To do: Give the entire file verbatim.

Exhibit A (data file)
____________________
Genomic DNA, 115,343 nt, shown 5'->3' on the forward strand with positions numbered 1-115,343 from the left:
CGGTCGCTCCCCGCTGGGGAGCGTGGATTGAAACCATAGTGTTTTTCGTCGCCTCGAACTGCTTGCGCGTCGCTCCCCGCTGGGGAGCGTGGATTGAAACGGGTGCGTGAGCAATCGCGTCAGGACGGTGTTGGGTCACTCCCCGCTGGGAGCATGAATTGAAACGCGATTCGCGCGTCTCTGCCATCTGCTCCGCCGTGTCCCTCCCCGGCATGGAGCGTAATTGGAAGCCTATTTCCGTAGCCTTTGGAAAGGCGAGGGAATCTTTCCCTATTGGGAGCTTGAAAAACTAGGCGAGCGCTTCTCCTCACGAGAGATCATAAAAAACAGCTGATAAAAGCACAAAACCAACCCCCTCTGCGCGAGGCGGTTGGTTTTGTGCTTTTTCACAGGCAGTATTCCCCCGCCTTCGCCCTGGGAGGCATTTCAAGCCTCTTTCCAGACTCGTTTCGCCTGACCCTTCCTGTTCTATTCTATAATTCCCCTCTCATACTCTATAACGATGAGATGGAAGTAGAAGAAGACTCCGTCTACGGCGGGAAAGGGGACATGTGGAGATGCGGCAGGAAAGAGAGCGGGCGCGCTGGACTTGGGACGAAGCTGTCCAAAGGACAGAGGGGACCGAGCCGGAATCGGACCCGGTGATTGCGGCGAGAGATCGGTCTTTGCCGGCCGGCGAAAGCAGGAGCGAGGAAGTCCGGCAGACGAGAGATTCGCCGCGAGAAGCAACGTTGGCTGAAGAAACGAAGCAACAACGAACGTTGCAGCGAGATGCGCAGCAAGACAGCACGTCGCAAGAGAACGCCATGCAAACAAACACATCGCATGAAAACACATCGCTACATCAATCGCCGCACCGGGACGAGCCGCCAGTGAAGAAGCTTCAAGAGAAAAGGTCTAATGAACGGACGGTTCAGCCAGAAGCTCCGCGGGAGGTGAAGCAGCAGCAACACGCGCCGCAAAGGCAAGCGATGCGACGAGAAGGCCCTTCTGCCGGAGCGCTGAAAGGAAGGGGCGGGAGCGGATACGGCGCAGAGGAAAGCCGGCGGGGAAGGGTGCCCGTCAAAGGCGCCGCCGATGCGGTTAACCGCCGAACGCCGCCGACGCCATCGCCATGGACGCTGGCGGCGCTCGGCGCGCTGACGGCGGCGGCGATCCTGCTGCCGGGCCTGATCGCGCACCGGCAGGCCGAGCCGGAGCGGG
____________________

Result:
Genomic DNA, 115,343 nt, shown 5'->3' on the forward strand with positions numbered 1-115,343 from the left:
CGGTCGCTCCCCGCTGGGGAGCGTGGATTGAAACCATAGTGTTTTTCGTCGCCTCGAACTGCTTGCGCGTCGCTCCCCGCTGGGGAGCGTGGATTGAAACGGGTGCGTGAGCAATCGCGTCAGGACGGTGTTGGGTCACTCCCCGCTGGGAGCATGAATTGAAACGCGATTCGCGCGTCTCTGCCATCTGCTCCGCCGTGTCCCTCCCCGGCATGGAGCGTAATTGGAAGCCTATTTCCGTAGCCTTTGGAAAGGCGAGGGAATCTTTCCCTATTGGGAGCTTGAAAAACTAGGCGAGCGCTTCTCCTCACGAGAGATCATAAAAAACAGCTGATAAAAGCACAAAACCAACCCCCTCTGCGCGAGGCGGTTGGTTTTGTGCTTTTTCACAGGCAGTATTCCCCCGCCTTCGCCCTGGGAGGCATTTCAAGCCTCTTTCCAGACTCGTTTCGCCTGACCCTTCCTGTTCTATTCTATAATTCCCCTCTCATACTCTATAACGATGAGATGGAAGTAGAAGAAGACTCCGTCTACGGCGGGAAAGGGGACATGTGGAGATGCGGCAGGAAAGAGAGCGGGCGCGCTGGACTTGGGACGAAGCTGTCCAAAGGACAGAGGGGACCGAGCCGGAATCGGACCCGGTGATTGCGGCGAGAGATCGGTCTTTGCCGGCCGGCGAAAGCAGGAGCGAGGAAGTCCGGCAGACGAGAGATTCGCCGCGAGAAGCAACGTTGGCTGAAGAAACGAAGCAACAACGAACGTTGCAGCGAGATGCGCAGCAAGACAGCACGTCGCAAGAGAACGCCATGCAAACAAACACATCGCATGAAAACACATCGCTACATCAATCGCCGCACCGGGACGAGCCGCCAGTGAAGAAGCTTCAAGAGAAAAGGTCTAATGAACGGACGGTTCAGCCAGAAGCTCCGCGGGAGGTGAAGCAGCAGCAACACGCGCCGCAAAGGCAAGCGATGCGACGAGAAGGCCCTTCTGCCGGAGCGCTGAAAGGAAGGGGCGGGAGCGGATACGGCGCAGAGGAAAGCCGGCGGGGAAGGGTGCCCGTCAAAGGCGCCGCCGATGCGGTTAACCGCCGAACGCCGCCGACGCCATCGCCATGGACGCTGGCGGCGCTCGGCGCGCTGACGGCGGCGGCGATCCTGCTGCCGGGCCTGATCGCGCACCGGCAGGCCGAGCCGGAGCGGG